Doctor Who Cuttings Archive

Who is my hero?

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coverage of series 6, 2011

  1. Doctor Who hits America (23 April)
  2. (no article) | letters (30 April)
  3. (7 May)
  4. (14 May)
  5. (no article) (21 May)
  6. (28 May)
  7. Best job in the universe (4 June) | letters (18 June)
  8. The Doctor's Mrs Robinson | The impact of Who (27 August)
  9. (no article) (3 September)
  10. (no article) (10 September)
  11. (no article) (17 September)
  12. The odd couple (24 September)
  13. Who is my hero? (1 October) | letters (15 October)
  14. Let it snow, Let it snow, Let it snow (17 December)

coverage of other series
S1 | S2 | S3 | S4 | Specials | S5 | S6 | S7 | S8 | S9 | S10


...for many, it's the Doctor, but who would Matt Smith, Karen Gillan and head writer Steven Moffat nominate as their hidden hero of Doctor Who?


"Rory Pond is everything I could never be — brave enough to show when he's scared, man enough to take his wife's name, and so steadfastly in love that he'll wait 2,000 years and not complain once. Everyone needs a Rory in their life."

STYLISHLY DISHEVELLED IN a sweater that may have first seen the light in the last winter of discontent, Arthur Darvill, who plays Rory, looks a little downcast. "I don't think they've actually brought out a Rory action figure," he sighs. "I've done the face-modelling for it - they do a weird camera scan of your head in different positions - so I presume there will be one, but not yet. We should start a campaign."

While Darvill appreciates the importance of action figures (his He-Man still hides somewhere in his parents' attic, though his ThunderCats were sold at a car-boot sale long ago), he clearly isn't that bothered by his lack of a plastic mini-me. Perhaps this is because Rory himself was made into a plastic centurion in the last series of Doctor Who and perhaps it's because Darvill, 29, is as unassuming an actor as you're likely to meet.

Still, the current lack of a Rory doll is telling. When he and Amy first took up residence in the Tardis, Rory played gooseberry as Amy and the Doctor renewed their acquaintance. With Amy infatuated with her "raggedy man", Rory held the coats. But as Darvill promised RT back before Easter, this series has seen Rory "man up" and become more than merely Mr Amy Pond. After Amy realised just how important Rory was to her in The Girl Who Waited and the Doctor challenged her to embrace being Amy Williams in The God Complex, Rory's heroism is no longer unsung.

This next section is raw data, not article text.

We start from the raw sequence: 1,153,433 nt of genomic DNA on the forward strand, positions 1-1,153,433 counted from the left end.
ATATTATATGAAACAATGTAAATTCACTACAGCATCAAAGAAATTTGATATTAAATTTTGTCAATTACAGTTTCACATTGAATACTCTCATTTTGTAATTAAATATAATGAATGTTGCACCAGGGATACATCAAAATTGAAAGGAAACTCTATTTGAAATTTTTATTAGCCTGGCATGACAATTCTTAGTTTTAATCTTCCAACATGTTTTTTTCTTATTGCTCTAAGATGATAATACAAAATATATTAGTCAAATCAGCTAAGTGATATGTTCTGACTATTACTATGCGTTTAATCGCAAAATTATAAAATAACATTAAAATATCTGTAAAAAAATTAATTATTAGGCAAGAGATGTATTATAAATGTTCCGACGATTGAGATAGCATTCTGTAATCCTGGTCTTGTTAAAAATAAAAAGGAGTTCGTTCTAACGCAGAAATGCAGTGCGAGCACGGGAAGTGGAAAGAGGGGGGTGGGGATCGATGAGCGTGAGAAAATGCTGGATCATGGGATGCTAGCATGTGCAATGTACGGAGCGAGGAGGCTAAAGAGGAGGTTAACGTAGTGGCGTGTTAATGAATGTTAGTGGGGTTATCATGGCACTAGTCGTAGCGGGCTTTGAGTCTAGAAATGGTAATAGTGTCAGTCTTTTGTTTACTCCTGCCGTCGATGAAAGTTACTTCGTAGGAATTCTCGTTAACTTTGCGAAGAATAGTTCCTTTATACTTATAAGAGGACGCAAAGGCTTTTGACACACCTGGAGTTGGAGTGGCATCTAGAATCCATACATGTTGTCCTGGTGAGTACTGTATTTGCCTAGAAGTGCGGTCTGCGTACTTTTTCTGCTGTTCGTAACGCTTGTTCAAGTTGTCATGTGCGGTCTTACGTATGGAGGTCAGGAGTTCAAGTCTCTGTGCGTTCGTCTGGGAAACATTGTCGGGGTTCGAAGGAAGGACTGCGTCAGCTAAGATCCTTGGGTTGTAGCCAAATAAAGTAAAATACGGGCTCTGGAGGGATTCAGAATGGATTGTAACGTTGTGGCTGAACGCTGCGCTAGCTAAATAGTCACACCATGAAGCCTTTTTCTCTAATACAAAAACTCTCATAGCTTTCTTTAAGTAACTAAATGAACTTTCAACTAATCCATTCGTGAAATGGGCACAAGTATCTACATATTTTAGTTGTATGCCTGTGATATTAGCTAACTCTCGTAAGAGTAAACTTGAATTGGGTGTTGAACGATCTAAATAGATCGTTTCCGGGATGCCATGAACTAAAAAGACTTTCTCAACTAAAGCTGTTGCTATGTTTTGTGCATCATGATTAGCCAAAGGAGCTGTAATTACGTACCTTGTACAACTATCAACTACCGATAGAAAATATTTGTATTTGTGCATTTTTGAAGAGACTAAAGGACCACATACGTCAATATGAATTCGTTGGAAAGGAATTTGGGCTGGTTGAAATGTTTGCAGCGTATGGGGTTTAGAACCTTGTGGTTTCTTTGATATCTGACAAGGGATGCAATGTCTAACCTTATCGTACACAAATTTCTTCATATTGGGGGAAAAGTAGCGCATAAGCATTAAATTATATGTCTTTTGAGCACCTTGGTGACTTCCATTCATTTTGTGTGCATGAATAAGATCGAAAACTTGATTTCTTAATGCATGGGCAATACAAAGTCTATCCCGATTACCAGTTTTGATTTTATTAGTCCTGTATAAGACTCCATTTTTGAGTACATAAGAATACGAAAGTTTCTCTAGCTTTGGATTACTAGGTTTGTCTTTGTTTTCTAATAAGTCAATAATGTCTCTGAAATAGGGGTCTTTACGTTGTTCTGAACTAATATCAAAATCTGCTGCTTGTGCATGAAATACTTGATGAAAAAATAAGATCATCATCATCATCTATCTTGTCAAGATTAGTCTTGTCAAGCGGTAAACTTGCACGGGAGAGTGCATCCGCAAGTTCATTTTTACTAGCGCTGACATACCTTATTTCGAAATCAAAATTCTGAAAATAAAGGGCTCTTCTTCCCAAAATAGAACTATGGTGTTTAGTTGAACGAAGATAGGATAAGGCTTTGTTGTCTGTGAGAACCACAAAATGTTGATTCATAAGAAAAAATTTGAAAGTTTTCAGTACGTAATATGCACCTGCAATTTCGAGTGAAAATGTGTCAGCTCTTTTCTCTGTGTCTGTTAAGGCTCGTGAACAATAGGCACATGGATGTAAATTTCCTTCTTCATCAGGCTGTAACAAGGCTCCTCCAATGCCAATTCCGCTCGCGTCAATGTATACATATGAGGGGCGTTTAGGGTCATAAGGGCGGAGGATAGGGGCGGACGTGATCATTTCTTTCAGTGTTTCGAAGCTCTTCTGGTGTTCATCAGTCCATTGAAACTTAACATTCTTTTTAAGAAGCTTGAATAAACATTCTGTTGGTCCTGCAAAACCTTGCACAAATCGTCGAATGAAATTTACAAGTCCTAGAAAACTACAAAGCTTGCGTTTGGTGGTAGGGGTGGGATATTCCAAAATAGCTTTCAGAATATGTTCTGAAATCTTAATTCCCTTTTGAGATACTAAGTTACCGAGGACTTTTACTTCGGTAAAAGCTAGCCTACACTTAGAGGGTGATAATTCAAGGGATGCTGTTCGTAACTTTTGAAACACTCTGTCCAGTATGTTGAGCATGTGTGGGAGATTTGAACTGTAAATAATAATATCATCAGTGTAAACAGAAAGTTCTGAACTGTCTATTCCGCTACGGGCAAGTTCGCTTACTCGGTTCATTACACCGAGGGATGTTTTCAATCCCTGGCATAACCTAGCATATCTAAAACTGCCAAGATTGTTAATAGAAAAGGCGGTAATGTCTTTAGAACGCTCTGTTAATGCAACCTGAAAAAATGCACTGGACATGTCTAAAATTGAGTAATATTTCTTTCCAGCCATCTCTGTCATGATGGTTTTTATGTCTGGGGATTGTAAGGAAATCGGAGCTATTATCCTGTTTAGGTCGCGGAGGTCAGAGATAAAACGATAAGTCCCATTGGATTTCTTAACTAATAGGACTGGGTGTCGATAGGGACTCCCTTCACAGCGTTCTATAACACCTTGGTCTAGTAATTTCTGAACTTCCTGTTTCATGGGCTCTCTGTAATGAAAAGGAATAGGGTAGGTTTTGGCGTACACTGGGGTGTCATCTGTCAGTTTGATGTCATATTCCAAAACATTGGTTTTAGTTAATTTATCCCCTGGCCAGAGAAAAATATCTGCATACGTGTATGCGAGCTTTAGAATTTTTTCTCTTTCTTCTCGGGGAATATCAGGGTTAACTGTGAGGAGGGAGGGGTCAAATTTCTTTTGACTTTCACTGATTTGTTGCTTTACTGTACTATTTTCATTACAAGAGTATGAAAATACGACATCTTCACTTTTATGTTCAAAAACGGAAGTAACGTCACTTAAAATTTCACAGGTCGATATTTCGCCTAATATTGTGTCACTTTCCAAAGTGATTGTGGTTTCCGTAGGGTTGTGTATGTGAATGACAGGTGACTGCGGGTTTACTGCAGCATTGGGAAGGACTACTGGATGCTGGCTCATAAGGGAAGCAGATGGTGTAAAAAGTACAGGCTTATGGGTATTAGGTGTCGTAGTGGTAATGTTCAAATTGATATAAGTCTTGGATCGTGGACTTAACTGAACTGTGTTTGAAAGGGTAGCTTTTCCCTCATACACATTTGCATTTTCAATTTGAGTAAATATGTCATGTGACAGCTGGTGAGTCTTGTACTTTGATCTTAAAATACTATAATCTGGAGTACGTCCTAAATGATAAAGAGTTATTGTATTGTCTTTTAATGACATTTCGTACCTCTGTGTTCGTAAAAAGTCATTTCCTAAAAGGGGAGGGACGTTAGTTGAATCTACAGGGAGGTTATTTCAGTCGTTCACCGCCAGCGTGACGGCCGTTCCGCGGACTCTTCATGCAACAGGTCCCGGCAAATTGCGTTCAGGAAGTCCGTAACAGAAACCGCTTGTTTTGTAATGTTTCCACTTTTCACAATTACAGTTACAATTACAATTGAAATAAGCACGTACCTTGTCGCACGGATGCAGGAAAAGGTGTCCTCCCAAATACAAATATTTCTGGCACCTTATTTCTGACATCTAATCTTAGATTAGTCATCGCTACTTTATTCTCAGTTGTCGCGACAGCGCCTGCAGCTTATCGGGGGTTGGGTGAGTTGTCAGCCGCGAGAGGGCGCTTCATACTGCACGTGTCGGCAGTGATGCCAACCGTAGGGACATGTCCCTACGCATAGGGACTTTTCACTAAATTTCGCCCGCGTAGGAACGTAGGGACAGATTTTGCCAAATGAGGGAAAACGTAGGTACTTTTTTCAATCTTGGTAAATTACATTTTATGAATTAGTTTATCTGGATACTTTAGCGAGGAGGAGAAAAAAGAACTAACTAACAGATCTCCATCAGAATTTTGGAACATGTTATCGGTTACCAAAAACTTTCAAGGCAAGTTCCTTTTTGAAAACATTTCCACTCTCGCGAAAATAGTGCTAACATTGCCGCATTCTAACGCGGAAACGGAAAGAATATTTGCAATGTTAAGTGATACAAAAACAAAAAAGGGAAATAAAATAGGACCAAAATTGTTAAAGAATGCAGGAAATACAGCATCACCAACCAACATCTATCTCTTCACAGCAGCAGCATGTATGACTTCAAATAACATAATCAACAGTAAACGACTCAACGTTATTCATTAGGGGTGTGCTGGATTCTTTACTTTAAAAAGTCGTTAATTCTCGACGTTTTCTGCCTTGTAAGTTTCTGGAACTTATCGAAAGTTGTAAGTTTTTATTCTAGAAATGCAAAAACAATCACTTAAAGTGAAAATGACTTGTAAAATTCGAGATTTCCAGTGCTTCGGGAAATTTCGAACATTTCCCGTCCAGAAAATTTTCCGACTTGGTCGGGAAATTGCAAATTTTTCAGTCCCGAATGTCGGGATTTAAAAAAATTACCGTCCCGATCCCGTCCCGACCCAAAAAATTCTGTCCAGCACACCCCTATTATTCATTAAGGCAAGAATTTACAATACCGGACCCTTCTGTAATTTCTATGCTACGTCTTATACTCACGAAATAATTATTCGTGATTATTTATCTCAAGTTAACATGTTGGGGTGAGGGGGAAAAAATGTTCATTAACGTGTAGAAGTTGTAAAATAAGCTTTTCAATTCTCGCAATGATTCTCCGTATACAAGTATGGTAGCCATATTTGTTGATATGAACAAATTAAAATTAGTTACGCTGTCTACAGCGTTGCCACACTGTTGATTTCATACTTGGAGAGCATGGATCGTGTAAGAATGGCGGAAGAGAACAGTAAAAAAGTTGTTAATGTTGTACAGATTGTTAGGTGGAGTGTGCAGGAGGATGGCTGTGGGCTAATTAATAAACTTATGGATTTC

"It's been epic and it has required a lot of coffee," Darvill says, scratching his head as if he hasn't had quite enough caffeine today. "Your life kinda goes out the window a bit, but we all help each other through it. I've made some of my best friends working on Doctor Who and I'd worked before with Matt [on stage in London in 2007]."

All told, Darvill is remarkably unfazed by being aboard the Who juggernaut. He didn't really think about it changing his life - he argues that

filming in Cardiff insulates them from media pressure and "being followed around all the time" - and, as he didn't really watch Doctor Who as a boy, he wasn't daunted by the heritage. "I was aware of it, but my older friends were more into it than I was. A friend did give me an 18-foot Tom Baker scarf, which I loved, but that was more to do with me having a bit of a wool obsession."

It transpires that Darvill has another couple of, if not obsessions, then certainly passions. There's music, of course. As well as being chums with folky-popster Fyfe Dangerfield, he's a musician and composer himself (look on YouTube for his former band, Edmund), inspired by his dad, Nigel, who played the Hammond organ for the likes of Edwin Starr and Ruby Turner. "I'm not classically trained or anything, but I've always been surrounded by musicians. I'm making new music at the moment."

Then, there's the slightly less common passion for taxidermy. "I prefer live animals, but you wouldn't want to keep a red squirrel in captivity, would you? I want an owl at the moment," he enthuses. "I like the idea of having a gentleman's study, with a globe, a library and some stuffed animals. I wanted to get the dog stuffed when he died, but my parents said no. I love the Natural History Museum for the stuffed animals."

As Darvill grins, slipping almost into reverie, you'll have gathered by now there's something charmingly odd about him. Well, there's one more thing. It's not just stuffed animals that he has an interest in - he

can also make balloon animals..: Oh yes!" he grins. "I haven't done it for years but it's on my CV. I can make a monkey on a tree, a tortoise, and a guitar that you can play a tune on. When I left school, I had a job driving all over the country training people to do kids' parties for McDonald's."

When you're living in a house full of stuffed animals and can make guitars from balloons, life in the Tardis might sometimes seem a little, well, ordinary. But surely nothing feels stranger than Rory being father of the bride in The Wedding of River Song, this Saturday's season finale.